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I want to try and get into this hobby, but I need some direction

post #1 of 11
Thread Starter 

Two or three years ago my mother got me a pair of MMX 300s for Christmas. At the time I didn't think much of it, they were just a comfortable pair of headphones that were good to play video games with. As of about a month ago I started to seriously getting into music, which lead me to research headphones. I did a ton of research and ultimately decided on a pair of mdr-v6. I found that I am very interested in headphones, and I think that I would enjoy the audiophile hobby very much. Back to the topic, I have this pair of MMX 300s, which I read is essentially a pair of DT770s with a high quality mic, and I am curious as to where I go now. I can either get an amp,if I get an amp it is going to be a portable one, or I can get a pair of Grado SR255i (or other similarly priced open ear headphones). If I get an amp, it would have to be $200 or less. So what would be a better investment for my future audiophile endeavors?



Oh,I am going off to college next year, so most of my listening is going to be from my Android Razr Maxx or a laptop I still have yet to decide on.

post #2 of 11

I have no clue how good of a source the Razr would be but my gut tells me it wouldn't be a good source.  The source is the starting point of your music experience.  Then, depending on headphones used, you'll need or not need an amp.  If your two choices for a source are the Razr and the laptop.  I'd say stick with the laptop and look into a decent combo amp/dac to power your headphones.  Prices have really dropped on these.  Check out the Fiio E10 amp/dac as a starting point.  I haven't tried it myself but it seems Fiio is pretty popular around here as far as entry level gear goes.  You'd like to look into getting a DAC to improve on the sound performance of your source, in this case your laptop.  Your laptop's internal DAC isn't good for getting good audio output so you'd like to improve on this with an external DAC.  The amp/dac combo just makes things easier by also offering you an internal amplifier.  Then, if your budget is 200, look at getting some good high res music online with what's left.  Look at at hdtracks.com for example.  The e10 is supposed to handle up to 24 bit files so download a few of those to get a taste of how good things can be when you've got good source material and a decent starter amp/dac.  Download music you are familiar with so you can compare what you've been listening to against the new level of quality.  Once you've got all that working for you, you may, i'll rephrase that, you will feel the need to start upgrading.  BUT, the good thing is that now you have a good foundation where you can start to really hear each improvement you invest in.   
 

post #3 of 11
If you are like most college students, you will want to wear some phones around campus. Think "mobile."

To start, research the Sansa Clip+ and then how to Rockbox it. Many people feel that it has some of the best SQ: http://www.head-fi.org/t/571987/is-sansa-clip-really-that-good. You can buy a 16gb micro sd card for around $10 or $12 on amazon.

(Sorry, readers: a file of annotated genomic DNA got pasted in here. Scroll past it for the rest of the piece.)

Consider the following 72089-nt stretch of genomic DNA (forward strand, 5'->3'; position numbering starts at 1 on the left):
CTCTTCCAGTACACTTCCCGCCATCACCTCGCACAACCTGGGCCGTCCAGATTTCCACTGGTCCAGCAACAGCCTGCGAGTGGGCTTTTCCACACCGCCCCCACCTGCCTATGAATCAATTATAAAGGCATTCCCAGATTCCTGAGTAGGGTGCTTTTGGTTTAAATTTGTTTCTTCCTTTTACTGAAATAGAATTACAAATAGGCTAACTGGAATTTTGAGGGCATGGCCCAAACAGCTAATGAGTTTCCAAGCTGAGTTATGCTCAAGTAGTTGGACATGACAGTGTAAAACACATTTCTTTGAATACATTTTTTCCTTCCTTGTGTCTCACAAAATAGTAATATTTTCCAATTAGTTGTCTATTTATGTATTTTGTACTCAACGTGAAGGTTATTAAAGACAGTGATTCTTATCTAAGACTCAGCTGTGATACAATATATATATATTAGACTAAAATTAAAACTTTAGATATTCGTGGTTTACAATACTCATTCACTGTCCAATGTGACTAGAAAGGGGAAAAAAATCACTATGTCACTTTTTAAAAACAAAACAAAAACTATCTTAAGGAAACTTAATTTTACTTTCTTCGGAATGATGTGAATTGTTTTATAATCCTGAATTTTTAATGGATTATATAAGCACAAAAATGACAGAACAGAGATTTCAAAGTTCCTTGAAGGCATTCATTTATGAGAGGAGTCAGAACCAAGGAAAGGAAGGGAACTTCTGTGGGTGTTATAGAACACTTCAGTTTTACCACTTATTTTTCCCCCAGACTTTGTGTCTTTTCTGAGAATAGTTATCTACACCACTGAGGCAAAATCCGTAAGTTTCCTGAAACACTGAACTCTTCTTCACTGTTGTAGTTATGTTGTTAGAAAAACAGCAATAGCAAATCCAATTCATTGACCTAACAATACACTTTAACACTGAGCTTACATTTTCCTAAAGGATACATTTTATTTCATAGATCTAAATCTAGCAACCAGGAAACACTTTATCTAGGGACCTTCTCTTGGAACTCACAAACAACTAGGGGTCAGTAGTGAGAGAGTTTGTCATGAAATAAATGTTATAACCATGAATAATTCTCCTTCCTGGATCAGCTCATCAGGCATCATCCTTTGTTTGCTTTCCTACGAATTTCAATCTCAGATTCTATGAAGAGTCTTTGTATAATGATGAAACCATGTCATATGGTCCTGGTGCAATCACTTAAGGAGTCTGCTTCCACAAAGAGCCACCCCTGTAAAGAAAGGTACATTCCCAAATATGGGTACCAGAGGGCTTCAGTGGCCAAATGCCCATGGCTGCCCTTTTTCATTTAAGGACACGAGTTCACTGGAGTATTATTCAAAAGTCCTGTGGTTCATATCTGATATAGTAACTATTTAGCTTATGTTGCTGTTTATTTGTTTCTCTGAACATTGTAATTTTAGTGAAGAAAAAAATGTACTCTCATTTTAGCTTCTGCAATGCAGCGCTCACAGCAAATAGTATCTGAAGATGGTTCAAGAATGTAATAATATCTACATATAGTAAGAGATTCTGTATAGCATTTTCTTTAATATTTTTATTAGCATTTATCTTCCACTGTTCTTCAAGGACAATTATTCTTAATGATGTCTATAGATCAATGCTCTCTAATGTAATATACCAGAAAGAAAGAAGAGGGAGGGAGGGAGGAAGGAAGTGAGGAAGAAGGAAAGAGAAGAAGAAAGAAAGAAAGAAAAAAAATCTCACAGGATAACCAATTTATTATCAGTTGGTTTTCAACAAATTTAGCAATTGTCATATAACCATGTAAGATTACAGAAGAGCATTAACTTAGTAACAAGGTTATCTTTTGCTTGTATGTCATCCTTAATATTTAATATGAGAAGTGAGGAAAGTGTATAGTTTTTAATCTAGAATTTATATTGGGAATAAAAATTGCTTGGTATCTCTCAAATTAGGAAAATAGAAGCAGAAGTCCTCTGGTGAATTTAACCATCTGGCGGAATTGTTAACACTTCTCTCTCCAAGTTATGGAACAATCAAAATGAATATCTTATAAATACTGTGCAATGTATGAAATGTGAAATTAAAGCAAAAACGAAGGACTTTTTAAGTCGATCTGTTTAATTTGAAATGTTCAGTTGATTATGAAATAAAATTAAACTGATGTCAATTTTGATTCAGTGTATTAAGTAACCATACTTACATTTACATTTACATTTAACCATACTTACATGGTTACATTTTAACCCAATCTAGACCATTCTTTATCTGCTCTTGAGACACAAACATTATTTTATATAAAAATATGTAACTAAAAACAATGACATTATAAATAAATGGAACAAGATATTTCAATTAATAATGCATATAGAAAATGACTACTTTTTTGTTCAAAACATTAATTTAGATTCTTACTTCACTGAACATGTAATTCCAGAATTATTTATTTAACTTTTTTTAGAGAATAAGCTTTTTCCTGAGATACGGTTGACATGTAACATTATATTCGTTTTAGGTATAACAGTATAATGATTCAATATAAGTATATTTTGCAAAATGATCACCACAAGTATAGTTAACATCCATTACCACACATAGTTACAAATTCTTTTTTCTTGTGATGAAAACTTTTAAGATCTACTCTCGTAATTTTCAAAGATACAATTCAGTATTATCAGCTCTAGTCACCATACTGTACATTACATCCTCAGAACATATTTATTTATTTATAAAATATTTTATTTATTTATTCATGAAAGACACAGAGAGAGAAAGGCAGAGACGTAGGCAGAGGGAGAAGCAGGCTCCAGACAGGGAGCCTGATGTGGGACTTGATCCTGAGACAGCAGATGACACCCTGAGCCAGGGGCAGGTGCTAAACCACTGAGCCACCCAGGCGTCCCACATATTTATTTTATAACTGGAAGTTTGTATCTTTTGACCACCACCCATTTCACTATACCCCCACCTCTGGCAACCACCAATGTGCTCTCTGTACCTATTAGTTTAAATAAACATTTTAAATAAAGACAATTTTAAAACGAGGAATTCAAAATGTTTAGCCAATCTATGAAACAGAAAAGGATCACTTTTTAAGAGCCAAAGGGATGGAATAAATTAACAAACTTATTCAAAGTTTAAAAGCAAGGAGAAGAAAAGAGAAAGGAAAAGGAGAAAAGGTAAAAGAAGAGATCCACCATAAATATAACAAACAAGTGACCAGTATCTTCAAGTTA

Now you have spent around $40, and you can carry with you a ton of mp3s and have good SQ. Or you an load it with flac files. However, the difference is not that great between high bitrate mp3s and flacs. You may find with a little testing that it doesn't matter that much to you for portability. And I wouldn't worry about 24 bit audio yet. You have to spend a lot of money on equipment before you'll get much benefit from it, and it cost more. So is it more important to have more music? Or less? I'm not saying don't buy CDs or wav files. But you might find that you'd rather carry mp3s on your player to have a larger music selection with you.

For portability, then get some IEMs to carry with you. You will be carrying books and maybe your laptop in your backpack. Some days, your backpack will be following along with you all day long from when you get up until bed. While full-sized headphones can be nice, it adds to what you are hauling around. Check out this review list of IEMs. Lots of reading for you: http://www.head-fi.org/t/478568/multi-iem-review-269-iems-compared-rha-ma-350-added-01-22-13.

Now I love my Grado SR225i, but realize you can never use those in the library or in the room while a roommate is studying. And you'll be weird walking around campus with your music playing for everyone else to hear through open headphones. Think portability and isolation for you primary phones for college use. If you don't go IEMs, then get closed headphones.

Finally, if you want to improve your laptop sound for your current cans, just a headphone amp will help. I'm not saying a DAC wouldn't improve the SQ, too, but most laptops don't have built in headphone amps. You can start with that and then add a DAC as you can afford it later.
Edited by cel4145 - 2/2/13 at 11:17pm
post #4 of 11
Thread Starter